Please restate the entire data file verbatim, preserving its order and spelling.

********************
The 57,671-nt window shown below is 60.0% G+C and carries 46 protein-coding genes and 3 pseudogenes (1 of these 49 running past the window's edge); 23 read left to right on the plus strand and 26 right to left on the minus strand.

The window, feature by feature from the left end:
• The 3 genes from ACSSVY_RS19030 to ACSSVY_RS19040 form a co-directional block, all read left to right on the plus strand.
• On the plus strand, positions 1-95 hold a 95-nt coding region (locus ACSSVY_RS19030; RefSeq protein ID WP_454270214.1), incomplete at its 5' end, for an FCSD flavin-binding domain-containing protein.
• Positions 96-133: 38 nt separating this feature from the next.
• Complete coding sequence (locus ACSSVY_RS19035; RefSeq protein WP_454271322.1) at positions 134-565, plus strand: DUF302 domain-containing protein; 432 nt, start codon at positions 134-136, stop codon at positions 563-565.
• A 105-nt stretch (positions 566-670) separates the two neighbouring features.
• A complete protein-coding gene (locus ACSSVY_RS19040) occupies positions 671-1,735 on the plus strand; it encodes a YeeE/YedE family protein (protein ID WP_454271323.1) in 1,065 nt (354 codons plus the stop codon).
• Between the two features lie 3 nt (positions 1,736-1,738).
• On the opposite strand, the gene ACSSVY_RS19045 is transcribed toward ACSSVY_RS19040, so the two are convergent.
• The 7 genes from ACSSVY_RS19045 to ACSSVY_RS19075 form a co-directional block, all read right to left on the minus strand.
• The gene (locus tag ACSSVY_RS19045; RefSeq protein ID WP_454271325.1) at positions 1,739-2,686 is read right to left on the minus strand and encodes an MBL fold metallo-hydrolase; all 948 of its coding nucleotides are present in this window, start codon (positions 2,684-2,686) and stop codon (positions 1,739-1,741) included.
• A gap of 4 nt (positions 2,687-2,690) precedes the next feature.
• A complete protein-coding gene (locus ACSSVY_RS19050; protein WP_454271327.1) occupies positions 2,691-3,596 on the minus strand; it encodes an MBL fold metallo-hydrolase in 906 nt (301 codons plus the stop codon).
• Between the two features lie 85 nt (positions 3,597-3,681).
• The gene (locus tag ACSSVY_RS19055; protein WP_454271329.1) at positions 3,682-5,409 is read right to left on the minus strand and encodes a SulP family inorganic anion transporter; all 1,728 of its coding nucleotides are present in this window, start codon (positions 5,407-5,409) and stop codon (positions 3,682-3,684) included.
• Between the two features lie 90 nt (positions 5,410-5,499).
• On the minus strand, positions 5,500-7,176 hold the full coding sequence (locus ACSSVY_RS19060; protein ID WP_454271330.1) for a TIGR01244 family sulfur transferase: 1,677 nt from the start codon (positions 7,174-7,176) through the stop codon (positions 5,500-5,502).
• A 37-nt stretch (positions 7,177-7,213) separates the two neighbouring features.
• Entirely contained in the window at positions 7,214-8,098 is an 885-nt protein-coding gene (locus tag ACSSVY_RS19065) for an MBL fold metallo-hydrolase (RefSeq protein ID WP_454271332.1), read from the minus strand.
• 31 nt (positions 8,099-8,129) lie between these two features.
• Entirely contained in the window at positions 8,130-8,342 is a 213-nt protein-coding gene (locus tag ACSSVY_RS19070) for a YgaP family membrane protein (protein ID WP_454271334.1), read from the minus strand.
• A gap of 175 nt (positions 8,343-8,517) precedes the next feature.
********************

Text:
The 57,671-nt window shown below is 60.0% G+C and carries 46 protein-coding genes and 3 pseudogenes (1 of these 49 running past the window's edge); 23 read left to right on the plus strand and 26 right to left on the minus strand.

The window, feature by feature from the left end:
• The 3 genes from ACSSVY_RS19030 to ACSSVY_RS19040 form a co-directional block, all read left to right on the plus strand.
• On the plus strand, positions 1-95 hold a 95-nt coding region (locus ACSSVY_RS19030; RefSeq protein ID WP_454270214.1), incomplete at its 5' end, for an FCSD flavin-binding domain-containing protein.
• Positions 96-133: 38 nt separating this feature from the next.
• Complete coding sequence (locus ACSSVY_RS19035; RefSeq protein WP_454271322.1) at positions 134-565, plus strand: DUF302 domain-containing protein; 432 nt, start codon at positions 134-136, stop codon at positions 563-565.
• A 105-nt stretch (positions 566-670) separates the two neighbouring features.
• A complete protein-coding gene (locus ACSSVY_RS19040) occupies positions 671-1,735 on the plus strand; it encodes a YeeE/YedE family protein (protein ID WP_454271323.1) in 1,065 nt (354 codons plus the stop codon).
• Between the two features lie 3 nt (positions 1,736-1,738).
• On the opposite strand, the gene ACSSVY_RS19045 is transcribed toward ACSSVY_RS19040, so the two are convergent.
• The 7 genes from ACSSVY_RS19045 to ACSSVY_RS19075 form a co-directional block, all read right to left on the minus strand.
• The gene (locus tag ACSSVY_RS19045; RefSeq protein ID WP_454271325.1) at positions 1,739-2,686 is read right to left on the minus strand and encodes an MBL fold metallo-hydrolase; all 948 of its coding nucleotides are present in this window, start codon (positions 2,684-2,686) and stop codon (positions 1,739-1,741) included.
• A gap of 4 nt (positions 2,687-2,690) precedes the next feature.
• A complete protein-coding gene (locus ACSSVY_RS19050; protein WP_454271327.1) occupies positions 2,691-3,596 on the minus strand; it encodes an MBL fold metallo-hydrolase in 906 nt (301 codons plus the stop codon).
• Between the two features lie 85 nt (positions 3,597-3,681).
• The gene (locus tag ACSSVY_RS19055; protein WP_454271329.1) at positions 3,682-5,409 is read right to left on the minus strand and encodes a SulP family inorganic anion transporter; all 1,728 of its coding nucleotides are present in this window, start codon (positions 5,407-5,409) and stop codon (positions 3,682-3,684) included.
• Between the two features lie 90 nt (positions 5,410-5,499).
• On the minus strand, positions 5,500-7,176 hold the full coding sequence (locus ACSSVY_RS19060; protein ID WP_454271330.1) for a TIGR01244 family sulfur transferase: 1,677 nt from the start codon (positions 7,174-7,176) through the stop codon (positions 5,500-5,502).
• A 37-nt stretch (positions 7,177-7,213) separates the two neighbouring features.
• Entirely contained in the window at positions 7,214-8,098 is an 885-nt protein-coding gene (locus tag ACSSVY_RS19065) for an MBL fold metallo-hydrolase (RefSeq protein ID WP_454271332.1), read from the minus strand.
• 31 nt (positions 8,099-8,129) lie between these two features.
• Entirely contained in the window at positions 8,130-8,342 is a 213-nt protein-coding gene (locus tag ACSSVY_RS19070) for a YgaP family membrane protein (protein ID WP_454271334.1), read from the minus strand.
• A gap of 175 nt (positions 8,343-8,517) precedes the next feature.